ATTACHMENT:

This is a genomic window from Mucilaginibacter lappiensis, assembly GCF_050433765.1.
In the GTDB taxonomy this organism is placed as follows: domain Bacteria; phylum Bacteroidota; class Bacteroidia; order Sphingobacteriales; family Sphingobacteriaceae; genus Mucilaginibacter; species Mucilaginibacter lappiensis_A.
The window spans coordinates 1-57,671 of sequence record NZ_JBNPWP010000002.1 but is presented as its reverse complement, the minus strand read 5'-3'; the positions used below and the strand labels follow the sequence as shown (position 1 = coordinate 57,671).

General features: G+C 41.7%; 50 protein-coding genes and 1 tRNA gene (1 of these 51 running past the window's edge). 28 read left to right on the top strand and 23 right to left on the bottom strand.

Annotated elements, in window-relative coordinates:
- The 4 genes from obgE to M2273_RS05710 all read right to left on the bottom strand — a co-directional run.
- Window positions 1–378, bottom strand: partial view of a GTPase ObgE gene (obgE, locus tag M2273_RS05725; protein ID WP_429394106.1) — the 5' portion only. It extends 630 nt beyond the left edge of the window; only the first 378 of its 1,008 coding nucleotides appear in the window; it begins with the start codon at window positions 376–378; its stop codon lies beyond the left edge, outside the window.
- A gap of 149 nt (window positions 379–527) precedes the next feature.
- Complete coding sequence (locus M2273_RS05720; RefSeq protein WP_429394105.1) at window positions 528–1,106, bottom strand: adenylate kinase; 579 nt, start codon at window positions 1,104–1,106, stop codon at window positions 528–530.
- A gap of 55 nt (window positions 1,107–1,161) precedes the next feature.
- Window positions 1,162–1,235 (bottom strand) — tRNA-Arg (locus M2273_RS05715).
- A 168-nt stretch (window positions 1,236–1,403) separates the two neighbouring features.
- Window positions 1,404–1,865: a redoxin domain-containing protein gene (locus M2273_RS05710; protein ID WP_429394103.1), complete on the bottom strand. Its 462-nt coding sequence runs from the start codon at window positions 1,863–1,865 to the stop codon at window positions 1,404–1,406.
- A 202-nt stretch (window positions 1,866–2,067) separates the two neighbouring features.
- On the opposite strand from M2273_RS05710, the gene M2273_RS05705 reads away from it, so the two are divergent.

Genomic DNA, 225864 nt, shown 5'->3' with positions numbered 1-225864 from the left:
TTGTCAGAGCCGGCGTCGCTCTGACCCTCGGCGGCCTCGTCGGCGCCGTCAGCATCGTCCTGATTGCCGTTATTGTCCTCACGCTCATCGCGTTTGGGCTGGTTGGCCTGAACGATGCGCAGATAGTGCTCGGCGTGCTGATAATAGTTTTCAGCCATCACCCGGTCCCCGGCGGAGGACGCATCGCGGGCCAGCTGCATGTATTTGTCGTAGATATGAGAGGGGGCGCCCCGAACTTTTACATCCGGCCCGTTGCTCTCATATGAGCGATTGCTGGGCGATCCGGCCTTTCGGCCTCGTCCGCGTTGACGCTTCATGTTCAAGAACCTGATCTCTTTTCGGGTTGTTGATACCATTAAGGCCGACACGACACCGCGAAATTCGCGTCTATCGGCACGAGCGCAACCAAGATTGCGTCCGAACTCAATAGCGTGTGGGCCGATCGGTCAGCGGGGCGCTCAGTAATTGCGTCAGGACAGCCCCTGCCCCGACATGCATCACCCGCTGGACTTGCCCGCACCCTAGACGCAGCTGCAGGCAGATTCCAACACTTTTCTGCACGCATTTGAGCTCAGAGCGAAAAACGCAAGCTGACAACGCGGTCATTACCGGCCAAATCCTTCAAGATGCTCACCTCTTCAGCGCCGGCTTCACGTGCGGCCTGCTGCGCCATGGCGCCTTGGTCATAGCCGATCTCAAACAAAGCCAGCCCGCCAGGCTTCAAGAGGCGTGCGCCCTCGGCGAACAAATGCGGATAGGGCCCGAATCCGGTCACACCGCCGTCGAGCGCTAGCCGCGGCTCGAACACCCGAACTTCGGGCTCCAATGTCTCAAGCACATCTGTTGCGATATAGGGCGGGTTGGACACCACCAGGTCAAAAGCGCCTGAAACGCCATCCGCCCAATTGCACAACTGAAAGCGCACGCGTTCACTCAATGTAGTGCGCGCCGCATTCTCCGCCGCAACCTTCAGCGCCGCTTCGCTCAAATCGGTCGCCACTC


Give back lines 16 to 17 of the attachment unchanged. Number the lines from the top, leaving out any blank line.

Genomic DNA, 225864 nt, shown 5'->3' with positions numbered 1-225864 from the left:
TTGTCAGAGCCGGCGTCGCTCTGACCCTCGGCGGCCTCGTCGGCGCCGTCAGCATCGTCCTGATTGCCGTTATTGTCCTCACGCTCATCGCGTTTGGGCTGGTTGGCCTGAACGATGCGCAGATAGTGCTCGGCGTGCTGATAATAGTTTTCAGCCATCACCCGGTCCCCGGCGGAGGACGCATCGCGGGCCAGCTGCATGTATTTGTCGTAGATATGAGAGGGGGCGCCCCGAACTTTTACATCCGGCCCGTTGCTCTCATATGAGCGATTGCTGGGCGATCCGGCCTTTCGGCCTCGTCCGCGTTGACGCTTCATGTTCAAGAACCTGATCTCTTTTCGGGTTGTTGATACCATTAAGGCCGACACGACACCGCGAAATTCGCGTCTATCGGCACGAGCGCAACCAAGATTGCGTCCGAACTCAATAGCGTGTGGGCCGATCGGTCAGCGGGGCGCTCAGTAATTGCGTCAGGACAGCCCCTGCCCCGACATGCATCACCCGCTGGACTTGCCCGCACCCTAGACGCAGCTGCAGGCAGATTCCAACACTTTTCTGCACGCATTTGAGCTCAGAGCGAAAAACGCAAGCTGACAACGCGGTCATTACCGGCCAAATCCTTCAAGATGCTCACCTCTTCAGCGCCGGCTTCACGTGCGGCCTGCTGCGCCATGGCGCCTTGGTCATAGCCGATCTCAAACAAAGCCAGCCCGCCAGGCTTCAAGAGGCGTGCGCCCTCGGCGAACAAATGCGGATAGGGCCCGAATCCGGTCACACCGCCGTCGAGCGCTAGCCGCGGCTCGAACACCCGAACTTCGGGCTCCAATGTCTCAAGCACATCTGTTGCGATATAGGGCGGGTTGGACACCACCAGGTCAAAAGCGCCTGAAACGCCATCCGCCCAATTGCACAACTGAAAGCGCACGCGTTCACTCAATGTAGTGCGCGCCGCATTCTCCGCCGCAACCTTCAGCGCCGCTTCGCTCAAATCGGTCGCCACTC